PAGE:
Jeffrey Bell, author of Populism and Elitism: Politics in the Age of Equality (1992), is completing work on Social Conservatism: The Movement That Polarized American Politics. He is a visiting fellow at the Ethics and Public Policy Center.
By James Lewis
Posted September 2, 2008
Former Democrat national chairman Don Fowler admitted to ABC News that he rejoiced at the prospect of Hurricane Gustav hitting New Orleans during the Republican National Convention.
"The hurricane's going to hit New Orleans about the time they (the GOP) start. The timing is -- at least it appears now that it'll be there Monday. That just demonstrates that God's on our side. [Laughter] Everything's cool."
In customary Leftist fashion, Fowler half-way apologized when he was caught on tape.
"If this offended anybody, I personally apologize," Fowler told ABC News. "It was a mistake, and it was a satirical statement made in jest. And one that I clearly don't believe ... One doesn't anticipate that one's private conversation will be surreptitiously taped by some right-wing nutcase," said Fowler. "But that's the nature of what we're dealing with."
"If this offended anybody?" I wonder if a million people fleeing New Orleans felt offended. But it wasn't Don Fowler's fault, you see. It was the fault of "some right-wing nutcase" who caught him saying it on videotape.
You see, Senator O is entitled to the presidency. You may not think so, but millions of Leftists do. He's black, he's cool, he makes the Left drool. As the fringe likes to say, "It's only justice." Think about that word "justice" and try filling in "revenge." "Social justice" means the revenge of the poor against the rich, of the radical women against the men who've stood them up and hurt their feelings all their lives, and the revenge of black people finally doin' down the whites -- as Jeremiah Wright makes so abundantly clear.
"Social justice" is the revenge of the psychologically oppressed against people who look happier and more satisfied with their lives.
The Left always counts its presidential chickens before they're hatched. They did it with Algore, they did it with Kerry. They think they have victory in their grasp, and when reality says otherwise they feel robbed and betrayed. They have to find dark plots and conspiracies to explain the impossible; the Supreme Court was corrupt in stopping the Al Gore assault on the election rules in Florida. Ohio's voting machines were hacked to give George W. Bush his win there. Today, Algore is still bulking up with rage, eight years after Florida. Kerry still thinks he was "swiftboated" -- when his Swiftboat chain of command finally got its chance to tell the truth. Rapper P. Diddy was on YouTube yesterday going "Alaska? Alaska?" and "McCain, you're getting the *** out of town."
It's the gangster theory of electoral democracy. They're all counting on victory. It's theirs already. Like the Obama campaign keeps telling us, the election is just a formality. We have a new president, and his name starts with an O.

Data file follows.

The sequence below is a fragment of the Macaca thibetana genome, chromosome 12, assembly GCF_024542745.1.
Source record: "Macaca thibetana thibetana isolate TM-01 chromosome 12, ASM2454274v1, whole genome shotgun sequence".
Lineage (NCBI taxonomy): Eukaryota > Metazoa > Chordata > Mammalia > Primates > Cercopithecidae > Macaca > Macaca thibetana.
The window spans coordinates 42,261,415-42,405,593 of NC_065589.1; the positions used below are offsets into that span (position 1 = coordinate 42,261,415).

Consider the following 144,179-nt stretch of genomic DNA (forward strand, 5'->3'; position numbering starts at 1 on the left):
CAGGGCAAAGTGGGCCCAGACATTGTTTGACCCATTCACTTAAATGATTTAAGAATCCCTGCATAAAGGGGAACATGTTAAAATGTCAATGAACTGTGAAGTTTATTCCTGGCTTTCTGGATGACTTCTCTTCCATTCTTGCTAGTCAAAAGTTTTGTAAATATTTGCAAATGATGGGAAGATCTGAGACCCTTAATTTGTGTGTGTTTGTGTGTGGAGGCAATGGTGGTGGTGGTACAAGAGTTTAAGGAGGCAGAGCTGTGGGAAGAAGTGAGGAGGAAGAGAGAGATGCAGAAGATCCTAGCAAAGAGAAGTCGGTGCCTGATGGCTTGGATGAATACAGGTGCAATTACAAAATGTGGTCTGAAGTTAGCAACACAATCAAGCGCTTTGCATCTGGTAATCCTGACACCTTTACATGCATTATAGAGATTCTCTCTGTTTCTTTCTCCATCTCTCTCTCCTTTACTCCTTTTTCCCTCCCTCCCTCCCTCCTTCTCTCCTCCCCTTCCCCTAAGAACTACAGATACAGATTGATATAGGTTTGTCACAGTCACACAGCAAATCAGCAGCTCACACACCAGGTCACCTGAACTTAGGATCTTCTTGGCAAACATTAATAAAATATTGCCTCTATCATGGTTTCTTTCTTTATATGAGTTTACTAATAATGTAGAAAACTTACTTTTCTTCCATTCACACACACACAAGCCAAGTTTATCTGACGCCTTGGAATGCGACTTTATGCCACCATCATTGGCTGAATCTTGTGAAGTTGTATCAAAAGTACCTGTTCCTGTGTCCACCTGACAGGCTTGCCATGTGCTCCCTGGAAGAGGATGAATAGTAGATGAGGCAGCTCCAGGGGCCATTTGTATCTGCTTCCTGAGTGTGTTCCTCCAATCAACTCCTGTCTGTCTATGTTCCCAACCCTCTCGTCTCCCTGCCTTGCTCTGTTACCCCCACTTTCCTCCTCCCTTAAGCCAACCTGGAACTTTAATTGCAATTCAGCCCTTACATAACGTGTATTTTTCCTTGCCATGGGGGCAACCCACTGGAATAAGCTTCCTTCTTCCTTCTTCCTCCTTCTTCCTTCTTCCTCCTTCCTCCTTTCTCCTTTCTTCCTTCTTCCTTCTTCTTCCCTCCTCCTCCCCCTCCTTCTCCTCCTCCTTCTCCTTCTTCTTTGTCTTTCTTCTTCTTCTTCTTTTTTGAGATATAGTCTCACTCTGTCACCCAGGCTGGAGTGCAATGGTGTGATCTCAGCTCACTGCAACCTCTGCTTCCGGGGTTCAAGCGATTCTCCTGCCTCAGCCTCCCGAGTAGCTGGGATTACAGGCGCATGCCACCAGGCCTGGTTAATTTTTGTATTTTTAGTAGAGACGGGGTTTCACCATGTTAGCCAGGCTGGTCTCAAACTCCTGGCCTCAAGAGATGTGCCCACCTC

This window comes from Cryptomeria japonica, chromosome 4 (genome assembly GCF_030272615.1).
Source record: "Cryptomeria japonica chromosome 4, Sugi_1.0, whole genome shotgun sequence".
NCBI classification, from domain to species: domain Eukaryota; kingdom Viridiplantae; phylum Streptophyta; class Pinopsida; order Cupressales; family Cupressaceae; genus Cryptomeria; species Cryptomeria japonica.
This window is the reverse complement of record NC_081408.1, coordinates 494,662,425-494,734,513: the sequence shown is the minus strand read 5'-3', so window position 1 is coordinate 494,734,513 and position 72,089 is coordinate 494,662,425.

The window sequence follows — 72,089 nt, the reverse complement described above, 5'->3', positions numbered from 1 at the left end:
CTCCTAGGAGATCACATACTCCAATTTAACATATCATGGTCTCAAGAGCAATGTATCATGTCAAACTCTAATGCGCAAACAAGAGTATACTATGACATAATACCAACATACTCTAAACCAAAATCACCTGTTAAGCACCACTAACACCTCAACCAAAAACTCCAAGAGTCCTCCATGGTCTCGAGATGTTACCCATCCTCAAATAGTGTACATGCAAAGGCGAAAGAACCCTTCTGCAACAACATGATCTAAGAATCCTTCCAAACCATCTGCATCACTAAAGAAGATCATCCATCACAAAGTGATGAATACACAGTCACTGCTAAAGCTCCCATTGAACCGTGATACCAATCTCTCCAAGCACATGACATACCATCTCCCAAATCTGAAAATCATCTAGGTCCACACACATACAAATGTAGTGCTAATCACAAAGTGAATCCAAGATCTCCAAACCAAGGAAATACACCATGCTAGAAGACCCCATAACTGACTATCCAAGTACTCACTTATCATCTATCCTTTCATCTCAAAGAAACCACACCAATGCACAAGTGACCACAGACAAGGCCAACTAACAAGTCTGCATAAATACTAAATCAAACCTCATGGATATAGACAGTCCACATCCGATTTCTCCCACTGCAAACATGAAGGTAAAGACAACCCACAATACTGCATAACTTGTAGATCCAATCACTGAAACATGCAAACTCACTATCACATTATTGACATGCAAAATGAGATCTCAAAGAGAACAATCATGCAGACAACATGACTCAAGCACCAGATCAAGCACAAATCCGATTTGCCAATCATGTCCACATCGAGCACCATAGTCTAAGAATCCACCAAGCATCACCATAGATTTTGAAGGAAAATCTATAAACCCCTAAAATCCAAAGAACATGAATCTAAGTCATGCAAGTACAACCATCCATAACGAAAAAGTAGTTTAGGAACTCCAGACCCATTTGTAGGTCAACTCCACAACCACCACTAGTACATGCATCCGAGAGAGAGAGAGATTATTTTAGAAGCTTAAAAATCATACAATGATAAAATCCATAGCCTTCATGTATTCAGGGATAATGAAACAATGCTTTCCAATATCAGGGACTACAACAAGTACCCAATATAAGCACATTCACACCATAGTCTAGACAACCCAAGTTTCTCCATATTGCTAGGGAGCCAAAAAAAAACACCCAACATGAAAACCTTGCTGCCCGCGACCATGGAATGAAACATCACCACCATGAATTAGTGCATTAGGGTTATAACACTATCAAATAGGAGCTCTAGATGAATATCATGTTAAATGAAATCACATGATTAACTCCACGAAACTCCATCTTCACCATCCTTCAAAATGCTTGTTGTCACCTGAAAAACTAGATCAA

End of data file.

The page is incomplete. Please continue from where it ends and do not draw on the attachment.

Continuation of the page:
The Left is entitled to power, because in their own eyes they have Truth and Morality on their side. They are Mahatma Gandhi, they are Dr. King, they are the vanguard of the marching proletariat. It's not just Big O who has the incomprehensible egomania. His inner circle and vast numbers of his supporters do, too. Entitlement, grandiosity, narcissism: In psychiatric thinking they all suffer from secret feelings of inferiority, narcissistic wounds to their self-esteem. Every time they lose, those nagging feelings come up again. So they are always overcompensating, trying to bully reality into the shape they need.
So shrewd old McCain picks Sarah Palin for Veep, and steps on the Obama victory with devastating timing, the day after the launch. No big bounce in the polls for O. Within hours the Left feels cheated and betrayed. Why? Because they are entitled to victory. Because they have been in a rage for the last eight years and can just feel that aching need for revenge. Because Governor Palin is a traitor to her gender, in their eyes, just as Justice Thomas is a traitor to his race. This is the language of the Klu Klux Klan and the Nazis, of course; "race traitor" was their name for whites who supported civil rights for blacks. But it's ok to be a racist if you're a liberal. In fact you are supposed to be a racist, a sexist, and a heterophobe: It's practically mandatory to take on all the sins of racial fascism as long as you flip the targets.
What's more, Sarah Palin is pretty, well-spoken, smart, athletic, normal and middle aged. She made it to the governorship of Alaska on her own, bringing down corrupt Republicans on the way. But the Left has the exclusive rights to all the good-looking young women (or men) in Hollywood. You may think that's mad, but they secretly really believe it. Madonna told the world that O is just like Gandhi. You may think that's funny or annoying, but millions of her Obot fans fall for it. They are emotionally immature, to say it nicely.